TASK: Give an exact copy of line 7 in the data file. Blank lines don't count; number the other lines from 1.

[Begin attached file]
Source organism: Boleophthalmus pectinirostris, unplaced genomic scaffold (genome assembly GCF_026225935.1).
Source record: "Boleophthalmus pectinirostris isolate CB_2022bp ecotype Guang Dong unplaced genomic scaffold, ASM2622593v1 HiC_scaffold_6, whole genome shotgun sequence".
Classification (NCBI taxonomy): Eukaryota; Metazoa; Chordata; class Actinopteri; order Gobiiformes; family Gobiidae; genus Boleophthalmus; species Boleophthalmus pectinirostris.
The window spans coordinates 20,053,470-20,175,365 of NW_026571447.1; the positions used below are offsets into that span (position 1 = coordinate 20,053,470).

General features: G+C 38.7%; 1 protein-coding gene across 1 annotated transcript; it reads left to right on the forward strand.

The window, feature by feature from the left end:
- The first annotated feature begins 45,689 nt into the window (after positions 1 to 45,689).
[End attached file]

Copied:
- The first annotated feature begins 45,689 nt into the window (after positions 1 to 45,689).